indians1cFrom Beloit to Milwaukee Neil and Alan accepted the fact that conclusive evidence of Native American inhabitation could be missing. They didn’t expect to find arrow heads or stumble over pottery shards, but thought there was a chance of following in the foot steps of native peoples. They started their journey at the Logan Museum of Anthropology on the Beloit College campus. The Logan’s core collection (3,000 objects) was assembled by Frank G. Logan and exhibited at Chicago’s World Columbian Exposition (1893) before its donation to Beloit College. It is housed in Memorial Hall (1869) built to honor Beloit students and community residents killed in the Civil War. The Logan isn’t a typical tourist attraction. Nestled in a pleasant campus setting, it is open to the public, but essentially a scholarly teaching collection used daily by students and faculty in Beloit’s Anthropology and Museum Studies programs. Presently, its collection contains over 350,000 objects representative of worldwide native cultures. The artifacts of interest to the Getaway Guys were Ojibwe and Ottawa baskets, parenthetically made at a later date by tribes possibly associated with tribes once in the Wisconsin-Illinois region.indians1d

Their next destination was the Rotary Botanical Garden in Janesville. Developed around the remains of a quarry, the Rotary is an interesting and admirable collection of native and exotic flora (flowers, trees and ornamentals). indians1eAlthough native habitation may be open to speculation, the Rotary is near the Rock River and native peoples were known to have chosen camp sites in close proximity to water. Regardless, this botanic garden is well worth a visit if in the Janesville area.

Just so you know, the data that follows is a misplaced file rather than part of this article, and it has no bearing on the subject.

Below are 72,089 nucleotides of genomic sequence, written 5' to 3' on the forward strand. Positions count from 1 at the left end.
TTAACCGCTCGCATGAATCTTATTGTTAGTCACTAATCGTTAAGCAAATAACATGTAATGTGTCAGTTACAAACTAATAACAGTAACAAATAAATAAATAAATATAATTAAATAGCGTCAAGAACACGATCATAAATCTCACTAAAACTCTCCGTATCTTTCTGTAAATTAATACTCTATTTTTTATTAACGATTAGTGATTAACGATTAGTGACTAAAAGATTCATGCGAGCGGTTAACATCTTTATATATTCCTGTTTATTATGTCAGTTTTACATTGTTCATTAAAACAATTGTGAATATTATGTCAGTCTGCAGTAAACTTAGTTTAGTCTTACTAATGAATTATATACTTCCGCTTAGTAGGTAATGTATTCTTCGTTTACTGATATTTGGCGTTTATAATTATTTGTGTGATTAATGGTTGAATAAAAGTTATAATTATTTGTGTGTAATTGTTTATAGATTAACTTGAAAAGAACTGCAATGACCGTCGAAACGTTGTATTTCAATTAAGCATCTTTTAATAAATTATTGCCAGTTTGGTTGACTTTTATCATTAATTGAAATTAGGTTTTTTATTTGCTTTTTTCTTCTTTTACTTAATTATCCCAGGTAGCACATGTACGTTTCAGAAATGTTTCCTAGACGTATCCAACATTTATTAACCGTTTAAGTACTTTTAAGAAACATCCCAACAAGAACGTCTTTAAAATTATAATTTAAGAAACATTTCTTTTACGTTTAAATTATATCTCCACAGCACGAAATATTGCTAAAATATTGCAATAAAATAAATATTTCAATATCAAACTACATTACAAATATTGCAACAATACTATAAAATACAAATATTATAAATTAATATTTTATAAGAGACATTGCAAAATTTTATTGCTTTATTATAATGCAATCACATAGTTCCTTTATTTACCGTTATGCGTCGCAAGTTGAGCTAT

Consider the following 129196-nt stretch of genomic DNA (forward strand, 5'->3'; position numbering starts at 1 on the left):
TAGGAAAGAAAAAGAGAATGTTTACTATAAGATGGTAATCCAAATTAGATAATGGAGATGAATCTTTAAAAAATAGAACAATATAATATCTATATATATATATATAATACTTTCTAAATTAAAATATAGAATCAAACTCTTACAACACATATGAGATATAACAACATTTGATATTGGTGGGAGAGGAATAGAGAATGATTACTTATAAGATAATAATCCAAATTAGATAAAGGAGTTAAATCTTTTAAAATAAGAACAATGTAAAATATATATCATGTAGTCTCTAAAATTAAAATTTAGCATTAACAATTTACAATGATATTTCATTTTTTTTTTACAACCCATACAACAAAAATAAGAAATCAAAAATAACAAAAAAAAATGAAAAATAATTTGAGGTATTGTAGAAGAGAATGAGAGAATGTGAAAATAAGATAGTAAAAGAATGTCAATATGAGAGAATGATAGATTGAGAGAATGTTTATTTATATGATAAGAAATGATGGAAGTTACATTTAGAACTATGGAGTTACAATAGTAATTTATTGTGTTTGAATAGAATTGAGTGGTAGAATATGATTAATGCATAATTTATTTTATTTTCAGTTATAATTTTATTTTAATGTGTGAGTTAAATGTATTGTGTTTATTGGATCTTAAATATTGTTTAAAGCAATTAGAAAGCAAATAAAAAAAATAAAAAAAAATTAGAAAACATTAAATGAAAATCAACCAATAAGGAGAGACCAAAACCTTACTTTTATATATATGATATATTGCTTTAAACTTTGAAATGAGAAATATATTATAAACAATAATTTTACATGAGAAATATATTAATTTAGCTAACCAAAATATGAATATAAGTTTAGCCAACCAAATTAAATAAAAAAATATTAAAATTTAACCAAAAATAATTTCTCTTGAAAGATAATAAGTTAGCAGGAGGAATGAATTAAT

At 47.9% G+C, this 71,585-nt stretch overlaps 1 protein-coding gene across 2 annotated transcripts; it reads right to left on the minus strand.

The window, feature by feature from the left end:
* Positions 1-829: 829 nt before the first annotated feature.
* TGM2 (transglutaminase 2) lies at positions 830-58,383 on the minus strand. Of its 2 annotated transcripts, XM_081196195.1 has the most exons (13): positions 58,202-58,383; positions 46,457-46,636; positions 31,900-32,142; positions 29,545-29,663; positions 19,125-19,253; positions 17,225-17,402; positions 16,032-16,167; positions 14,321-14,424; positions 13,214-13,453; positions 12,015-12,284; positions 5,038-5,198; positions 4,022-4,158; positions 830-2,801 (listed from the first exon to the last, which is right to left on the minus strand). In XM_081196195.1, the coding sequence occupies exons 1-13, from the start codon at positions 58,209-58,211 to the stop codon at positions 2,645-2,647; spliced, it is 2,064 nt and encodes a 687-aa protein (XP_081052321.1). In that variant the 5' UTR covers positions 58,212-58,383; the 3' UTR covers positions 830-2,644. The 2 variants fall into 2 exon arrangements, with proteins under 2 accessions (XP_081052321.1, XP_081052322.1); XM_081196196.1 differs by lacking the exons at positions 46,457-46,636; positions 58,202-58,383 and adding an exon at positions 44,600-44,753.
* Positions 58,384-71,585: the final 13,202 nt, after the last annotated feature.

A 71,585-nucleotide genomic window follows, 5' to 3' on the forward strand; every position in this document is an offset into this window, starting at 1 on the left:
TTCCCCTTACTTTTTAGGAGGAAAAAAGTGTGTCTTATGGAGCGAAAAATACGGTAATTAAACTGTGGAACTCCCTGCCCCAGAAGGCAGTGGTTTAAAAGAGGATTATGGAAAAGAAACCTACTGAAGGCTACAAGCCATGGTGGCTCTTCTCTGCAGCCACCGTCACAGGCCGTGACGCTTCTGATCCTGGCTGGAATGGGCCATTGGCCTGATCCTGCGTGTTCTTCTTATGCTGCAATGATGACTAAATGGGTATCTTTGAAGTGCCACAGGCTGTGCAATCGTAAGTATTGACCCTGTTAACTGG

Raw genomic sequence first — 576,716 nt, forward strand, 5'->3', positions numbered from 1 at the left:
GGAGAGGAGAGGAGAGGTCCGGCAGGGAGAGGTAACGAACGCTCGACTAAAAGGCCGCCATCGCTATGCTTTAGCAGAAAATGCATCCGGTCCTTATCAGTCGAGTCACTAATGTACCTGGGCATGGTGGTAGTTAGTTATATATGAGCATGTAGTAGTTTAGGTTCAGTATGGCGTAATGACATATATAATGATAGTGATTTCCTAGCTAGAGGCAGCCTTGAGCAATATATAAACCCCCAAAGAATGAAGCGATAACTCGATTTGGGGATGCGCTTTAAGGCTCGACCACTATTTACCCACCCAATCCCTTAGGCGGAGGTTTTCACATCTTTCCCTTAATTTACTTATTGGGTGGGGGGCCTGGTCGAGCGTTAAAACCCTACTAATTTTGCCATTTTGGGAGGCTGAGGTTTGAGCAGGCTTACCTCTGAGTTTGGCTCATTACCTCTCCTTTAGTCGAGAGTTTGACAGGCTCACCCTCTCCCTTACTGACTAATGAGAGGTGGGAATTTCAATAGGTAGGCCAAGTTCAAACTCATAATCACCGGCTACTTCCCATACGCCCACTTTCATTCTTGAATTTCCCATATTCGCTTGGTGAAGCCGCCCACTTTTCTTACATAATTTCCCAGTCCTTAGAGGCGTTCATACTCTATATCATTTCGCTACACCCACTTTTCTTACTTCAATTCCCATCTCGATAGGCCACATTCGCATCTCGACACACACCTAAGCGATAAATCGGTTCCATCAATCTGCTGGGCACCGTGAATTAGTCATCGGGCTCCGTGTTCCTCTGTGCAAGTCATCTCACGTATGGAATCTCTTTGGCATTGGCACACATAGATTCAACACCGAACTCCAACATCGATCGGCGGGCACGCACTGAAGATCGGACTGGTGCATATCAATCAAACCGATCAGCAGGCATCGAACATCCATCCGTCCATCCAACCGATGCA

Next on their agenda was the University of Wisconsin Arboretum in the southwest corner of Madison. A large enclosure containing many native tree species, this arboretum is unique in large part because of its origins. The celebrated conservationist/preservationist and teacher (University of Wisconsin), Aldo Leopold (1887-1948) was the driving force behind its creation as a public park and teaching laboratory. A Native American connection may be questionable, but this arboretum recreating a landscape of native species employed the Civilian Conservation Corps, an unquestionable plus. In addition to beautiful trees, a number of CCC support buildings are still in use. Leaving the Arboretum and expecting to arrive at Madison’s Olbrich Botanical Gardens in short order, the map-reading Getaway Guys got hopelessly lost. Getting around Boston might be easier! The Olbrich is a winner, however. Consisting of indoor and outdoor delights with extensive gardens and fascinating greenhouses, it is a hidden jewel. As for a native connection, the Guys were just thankful to find it. August 2011

University of Wisconsin Arboretum